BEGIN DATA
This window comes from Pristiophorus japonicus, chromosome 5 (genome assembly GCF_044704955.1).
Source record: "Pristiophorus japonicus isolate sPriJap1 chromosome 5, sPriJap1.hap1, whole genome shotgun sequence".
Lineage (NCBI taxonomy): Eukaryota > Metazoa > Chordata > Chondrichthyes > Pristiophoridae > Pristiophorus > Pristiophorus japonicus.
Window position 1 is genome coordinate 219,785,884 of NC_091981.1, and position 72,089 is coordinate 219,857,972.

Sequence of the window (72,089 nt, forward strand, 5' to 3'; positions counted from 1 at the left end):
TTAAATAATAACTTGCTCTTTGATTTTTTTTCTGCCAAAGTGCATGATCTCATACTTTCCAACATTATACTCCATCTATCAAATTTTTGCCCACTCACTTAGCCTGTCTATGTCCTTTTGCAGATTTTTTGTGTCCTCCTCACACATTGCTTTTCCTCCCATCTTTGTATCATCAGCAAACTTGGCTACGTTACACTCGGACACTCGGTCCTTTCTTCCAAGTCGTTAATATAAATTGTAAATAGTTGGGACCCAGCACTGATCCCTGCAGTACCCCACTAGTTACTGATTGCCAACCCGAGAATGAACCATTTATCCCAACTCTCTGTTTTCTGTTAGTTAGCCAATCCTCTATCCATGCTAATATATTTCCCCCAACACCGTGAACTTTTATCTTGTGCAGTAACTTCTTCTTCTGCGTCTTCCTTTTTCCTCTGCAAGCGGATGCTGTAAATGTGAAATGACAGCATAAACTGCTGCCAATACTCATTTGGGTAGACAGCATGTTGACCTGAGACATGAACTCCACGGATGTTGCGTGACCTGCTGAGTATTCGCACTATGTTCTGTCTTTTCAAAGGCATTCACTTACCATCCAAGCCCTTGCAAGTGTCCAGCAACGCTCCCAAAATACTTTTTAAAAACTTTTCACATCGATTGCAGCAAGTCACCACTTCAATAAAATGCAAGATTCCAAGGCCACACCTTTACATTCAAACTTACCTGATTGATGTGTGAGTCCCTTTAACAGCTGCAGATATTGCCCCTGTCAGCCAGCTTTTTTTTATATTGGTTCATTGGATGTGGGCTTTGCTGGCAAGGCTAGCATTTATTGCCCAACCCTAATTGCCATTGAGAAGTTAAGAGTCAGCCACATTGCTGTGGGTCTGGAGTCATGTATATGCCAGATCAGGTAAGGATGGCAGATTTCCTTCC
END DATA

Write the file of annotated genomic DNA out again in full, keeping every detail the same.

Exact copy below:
This window comes from Pristiophorus japonicus, chromosome 5 (genome assembly GCF_044704955.1).
Source record: "Pristiophorus japonicus isolate sPriJap1 chromosome 5, sPriJap1.hap1, whole genome shotgun sequence".
Lineage (NCBI taxonomy): Eukaryota > Metazoa > Chordata > Chondrichthyes > Pristiophoridae > Pristiophorus > Pristiophorus japonicus.
Window position 1 is genome coordinate 219,785,884 of NC_091981.1, and position 72,089 is coordinate 219,857,972.

Sequence of the window (72,089 nt, forward strand, 5' to 3'; positions counted from 1 at the left end):
TTAAATAATAACTTGCTCTTTGATTTTTTTTCTGCCAAAGTGCATGATCTCATACTTTCCAACATTATACTCCATCTATCAAATTTTTGCCCACTCACTTAGCCTGTCTATGTCCTTTTGCAGATTTTTTGTGTCCTCCTCACACATTGCTTTTCCTCCCATCTTTGTATCATCAGCAAACTTGGCTACGTTACACTCGGACACTCGGTCCTTTCTTCCAAGTCGTTAATATAAATTGTAAATAGTTGGGACCCAGCACTGATCCCTGCAGTACCCCACTAGTTACTGATTGCCAACCCGAGAATGAACCATTTATCCCAACTCTCTGTTTTCTGTTAGTTAGCCAATCCTCTATCCATGCTAATATATTTCCCCCAACACCGTGAACTTTTATCTTGTGCAGTAACTTCTTCTTCTGCGTCTTCCTTTTTCCTCTGCAAGCGGATGCTGTAAATGTGAAATGACAGCATAAACTGCTGCCAATACTCATTTGGGTAGACAGCATGTTGACCTGAGACATGAACTCCACGGATGTTGCGTGACCTGCTGAGTATTCGCACTATGTTCTGTCTTTTCAAAGGCATTCACTTACCATCCAAGCCCTTGCAAGTGTCCAGCAACGCTCCCAAAATACTTTTTAAAAACTTTTCACATCGATTGCAGCAAGTCACCACTTCAATAAAATGCAAGATTCCAAGGCCACACCTTTACATTCAAACTTACCTGATTGATGTGTGAGTCCCTTTAACAGCTGCAGATATTGCCCCTGTCAGCCAGCTTTTTTTTATATTGGTTCATTGGATGTGGGCTTTGCTGGCAAGGCTAGCATTTATTGCCCAACCCTAATTGCCATTGAGAAGTTAAGAGTCAGCCACATTGCTGTGGGTCTGGAGTCATGTATATGCCAGATCAGGTAAGGATGGCAGATTTCCTTCC